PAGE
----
Colorectal lymphoma is a form of colon cancer that begins in the lymph nodes. People with lymphoma in their colon typically require some combination of chemotherapy, surgery, and radiation.
According to the
Colorectal lymphoma or lymphoma in the colon is a potentially fatal condition that is often detected only after it has already reached more advanced stages.
Whether you’ve been diagnosed with colorectal lymphoma or you’re worried that you may get it, it’s important to discuss recommendations for the next steps with your healthcare team. We’ve gathered information to help you feel prepared for these discussions.
Lymphoma in the colon is extremely serious and potentially life threatening.
Additionally, colorectal cancer is the
Colorectal lymphoma is one type of colon cancer, and it begins in the lymph nodes.
Lymphoma is a general term for cancer that begins in the lymphatic system. While many types of cancers can spread to the lymph nodes, only those that begin in the lymphoid tissue are considered lymphoma.
Lymphoid tissue can be found throughout the body allowing lymphoma to form in many locations. Approximately
Symptoms of colorectal lymphoma typically develop after a tumor has already formed.
After a tumor has developed, you may experience:
- abdominal pain
- unexplained weight loss
- gastrointestinal bleeding or bloody stools
If there’s obstruction, you may also experience nausea and vomiting. However, one way that colorectal lymphoma differs from other types of colon cancers is that bowel obstruction and perforations are rare since the tumors are pliable and soft.
Diagnosis of colorectal lymphoma is tricky because this type of colon cancer can appear without symptoms.
Therefore, it’s important to consider cancer screening even before you have symptoms. This is particularly true between the
If you’re experiencing symptoms like abdominal pain and bloody bowels, your doctor may perform a physical exam looking for abdominal masses and enlarged organs. Your doctor may also perform a digital rectal exam to feel for any abnormal areas in the rectum.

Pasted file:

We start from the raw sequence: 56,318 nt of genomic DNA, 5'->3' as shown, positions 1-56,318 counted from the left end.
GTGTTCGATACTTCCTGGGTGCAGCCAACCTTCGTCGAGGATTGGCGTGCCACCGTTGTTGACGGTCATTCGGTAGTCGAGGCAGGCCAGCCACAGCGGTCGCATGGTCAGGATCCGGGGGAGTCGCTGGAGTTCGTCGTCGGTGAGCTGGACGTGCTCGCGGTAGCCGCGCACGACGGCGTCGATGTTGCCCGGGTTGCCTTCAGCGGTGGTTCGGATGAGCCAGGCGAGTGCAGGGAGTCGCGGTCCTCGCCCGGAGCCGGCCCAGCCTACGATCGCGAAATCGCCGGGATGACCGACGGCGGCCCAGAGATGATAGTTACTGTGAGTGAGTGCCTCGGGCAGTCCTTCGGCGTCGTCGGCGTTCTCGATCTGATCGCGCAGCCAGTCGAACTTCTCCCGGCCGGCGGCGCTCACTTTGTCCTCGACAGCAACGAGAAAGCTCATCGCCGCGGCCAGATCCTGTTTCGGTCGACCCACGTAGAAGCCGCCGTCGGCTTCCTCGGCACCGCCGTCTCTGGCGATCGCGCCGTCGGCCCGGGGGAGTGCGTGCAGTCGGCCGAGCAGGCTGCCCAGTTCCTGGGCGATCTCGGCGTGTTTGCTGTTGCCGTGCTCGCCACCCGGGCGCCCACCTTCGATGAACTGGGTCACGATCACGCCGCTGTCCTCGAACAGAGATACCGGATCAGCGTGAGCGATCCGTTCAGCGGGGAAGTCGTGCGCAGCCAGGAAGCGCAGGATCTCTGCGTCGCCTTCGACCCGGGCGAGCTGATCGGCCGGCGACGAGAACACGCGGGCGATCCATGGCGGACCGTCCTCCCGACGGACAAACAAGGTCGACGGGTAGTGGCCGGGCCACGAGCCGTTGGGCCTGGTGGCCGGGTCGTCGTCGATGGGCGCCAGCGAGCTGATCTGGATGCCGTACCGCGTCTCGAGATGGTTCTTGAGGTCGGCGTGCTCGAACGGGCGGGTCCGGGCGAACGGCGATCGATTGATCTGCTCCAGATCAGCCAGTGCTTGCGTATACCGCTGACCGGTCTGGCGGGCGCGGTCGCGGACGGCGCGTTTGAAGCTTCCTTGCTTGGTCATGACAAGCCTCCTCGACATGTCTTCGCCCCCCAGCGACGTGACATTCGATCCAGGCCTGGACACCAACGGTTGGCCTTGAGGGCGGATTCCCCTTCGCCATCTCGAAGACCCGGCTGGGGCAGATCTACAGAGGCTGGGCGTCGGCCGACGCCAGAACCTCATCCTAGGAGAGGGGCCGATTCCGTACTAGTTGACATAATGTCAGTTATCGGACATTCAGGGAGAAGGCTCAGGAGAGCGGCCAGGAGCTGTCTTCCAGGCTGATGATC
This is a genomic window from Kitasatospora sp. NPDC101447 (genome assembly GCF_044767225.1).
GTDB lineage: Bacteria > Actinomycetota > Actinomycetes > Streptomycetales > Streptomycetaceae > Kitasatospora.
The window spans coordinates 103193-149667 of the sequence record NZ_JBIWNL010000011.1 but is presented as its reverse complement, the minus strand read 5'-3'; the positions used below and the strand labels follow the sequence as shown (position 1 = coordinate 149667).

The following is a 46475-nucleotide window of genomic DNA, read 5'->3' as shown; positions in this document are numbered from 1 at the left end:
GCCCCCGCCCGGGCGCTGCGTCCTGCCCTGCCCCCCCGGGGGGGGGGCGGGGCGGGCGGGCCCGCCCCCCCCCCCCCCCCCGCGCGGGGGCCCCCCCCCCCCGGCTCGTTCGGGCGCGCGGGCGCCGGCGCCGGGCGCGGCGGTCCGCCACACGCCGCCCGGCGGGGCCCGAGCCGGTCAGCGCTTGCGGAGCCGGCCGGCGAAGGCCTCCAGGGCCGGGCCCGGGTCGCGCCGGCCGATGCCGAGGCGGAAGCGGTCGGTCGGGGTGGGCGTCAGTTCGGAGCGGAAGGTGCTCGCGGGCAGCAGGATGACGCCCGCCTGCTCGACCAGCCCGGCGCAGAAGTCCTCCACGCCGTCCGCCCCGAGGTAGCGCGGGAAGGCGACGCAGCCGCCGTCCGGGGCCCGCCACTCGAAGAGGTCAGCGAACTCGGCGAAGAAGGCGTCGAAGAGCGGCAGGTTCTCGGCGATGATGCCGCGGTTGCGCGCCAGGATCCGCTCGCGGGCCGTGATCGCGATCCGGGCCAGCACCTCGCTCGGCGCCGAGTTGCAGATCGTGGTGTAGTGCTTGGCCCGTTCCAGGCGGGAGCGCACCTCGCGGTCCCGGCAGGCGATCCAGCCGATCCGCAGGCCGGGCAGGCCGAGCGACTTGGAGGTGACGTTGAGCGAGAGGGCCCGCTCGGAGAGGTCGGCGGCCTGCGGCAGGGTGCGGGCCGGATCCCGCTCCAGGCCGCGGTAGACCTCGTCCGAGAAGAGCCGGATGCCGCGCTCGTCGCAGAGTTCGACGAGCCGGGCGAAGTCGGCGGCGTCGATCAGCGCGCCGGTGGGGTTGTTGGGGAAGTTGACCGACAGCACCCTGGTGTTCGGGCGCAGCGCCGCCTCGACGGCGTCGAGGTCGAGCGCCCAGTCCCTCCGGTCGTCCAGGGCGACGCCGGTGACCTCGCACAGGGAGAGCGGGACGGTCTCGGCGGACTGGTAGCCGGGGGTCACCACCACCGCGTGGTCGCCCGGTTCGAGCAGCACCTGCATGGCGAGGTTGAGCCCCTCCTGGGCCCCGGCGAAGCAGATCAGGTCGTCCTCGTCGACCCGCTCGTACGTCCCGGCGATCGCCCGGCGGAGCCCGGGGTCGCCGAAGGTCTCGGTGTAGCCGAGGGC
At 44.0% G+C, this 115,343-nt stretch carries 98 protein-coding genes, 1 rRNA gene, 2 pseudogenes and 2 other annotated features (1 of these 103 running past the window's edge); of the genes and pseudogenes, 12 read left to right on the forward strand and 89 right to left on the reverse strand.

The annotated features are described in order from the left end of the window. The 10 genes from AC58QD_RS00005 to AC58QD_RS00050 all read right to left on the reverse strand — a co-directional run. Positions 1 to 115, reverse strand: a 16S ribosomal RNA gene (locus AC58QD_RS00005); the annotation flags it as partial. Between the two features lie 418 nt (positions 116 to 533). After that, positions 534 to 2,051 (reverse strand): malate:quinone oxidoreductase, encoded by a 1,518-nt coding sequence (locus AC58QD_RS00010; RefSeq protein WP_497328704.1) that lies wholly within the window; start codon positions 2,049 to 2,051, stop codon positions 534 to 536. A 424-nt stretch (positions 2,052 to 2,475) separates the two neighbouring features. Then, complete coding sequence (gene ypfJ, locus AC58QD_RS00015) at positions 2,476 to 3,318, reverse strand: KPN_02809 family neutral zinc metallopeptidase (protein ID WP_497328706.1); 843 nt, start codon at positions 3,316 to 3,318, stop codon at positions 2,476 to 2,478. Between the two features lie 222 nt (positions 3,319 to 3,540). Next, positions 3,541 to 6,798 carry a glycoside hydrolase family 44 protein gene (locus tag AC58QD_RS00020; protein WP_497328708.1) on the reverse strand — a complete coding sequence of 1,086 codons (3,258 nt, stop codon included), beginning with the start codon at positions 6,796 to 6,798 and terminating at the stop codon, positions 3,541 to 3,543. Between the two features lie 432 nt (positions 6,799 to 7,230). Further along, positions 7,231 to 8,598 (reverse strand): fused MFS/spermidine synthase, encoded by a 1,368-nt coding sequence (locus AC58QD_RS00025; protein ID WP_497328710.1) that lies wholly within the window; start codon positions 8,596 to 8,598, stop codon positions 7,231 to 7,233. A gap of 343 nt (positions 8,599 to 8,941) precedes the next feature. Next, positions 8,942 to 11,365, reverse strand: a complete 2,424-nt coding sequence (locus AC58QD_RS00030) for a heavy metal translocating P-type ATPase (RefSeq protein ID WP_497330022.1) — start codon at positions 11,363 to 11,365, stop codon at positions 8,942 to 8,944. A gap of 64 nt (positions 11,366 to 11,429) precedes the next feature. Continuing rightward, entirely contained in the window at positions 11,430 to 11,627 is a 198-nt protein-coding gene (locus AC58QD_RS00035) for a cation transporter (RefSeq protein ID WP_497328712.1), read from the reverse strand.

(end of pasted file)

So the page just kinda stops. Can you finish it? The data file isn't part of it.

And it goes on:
In addition to a physical exam, your doctor will likely request additional tests like a colonoscopy or ultrasound. Computerized tomography (CT) scans or a double-contrast barium enema with X-ray are frequently used to identify colorectal lymphomas.
If a mass is discovered, your doctor will typically take a biopsy and run gene and protein tests on the tissue sample. If cancer is confirmed by the biopsy, MRI scans, X-rays, and blood tests may be requested to see how much of the body is affected.
There’s no one standard treatment for primary colonic lymphoma because many different factors like your symptoms and how far the cancer has spread need to be considered.
Treatment for lymphoma in the colon can include:
Surgery is the
If there’s a tumor that needs to be removed, doctors will often remove the portion of the colon with the tumor and then reconnect the ends of the colon.
In most cases, people undergo surgery to remove the tumor followed by chemotherapy. In some cases, radiation may be advised to help prevent new tumors from forming.
Because symptoms often appear so late,
One study in the review found that
Early detection of lymphoma in your colon can improve your chance of survival. Although symptoms often don’t appear until after a tumor has formed, screening tools like colonoscopies can help to identify colon cancer sooner.
If you have a family history of colon cancer, it’s important to talk with your doctor about whether you’d benefit from screening and how you can reduce your chances of getting cancer.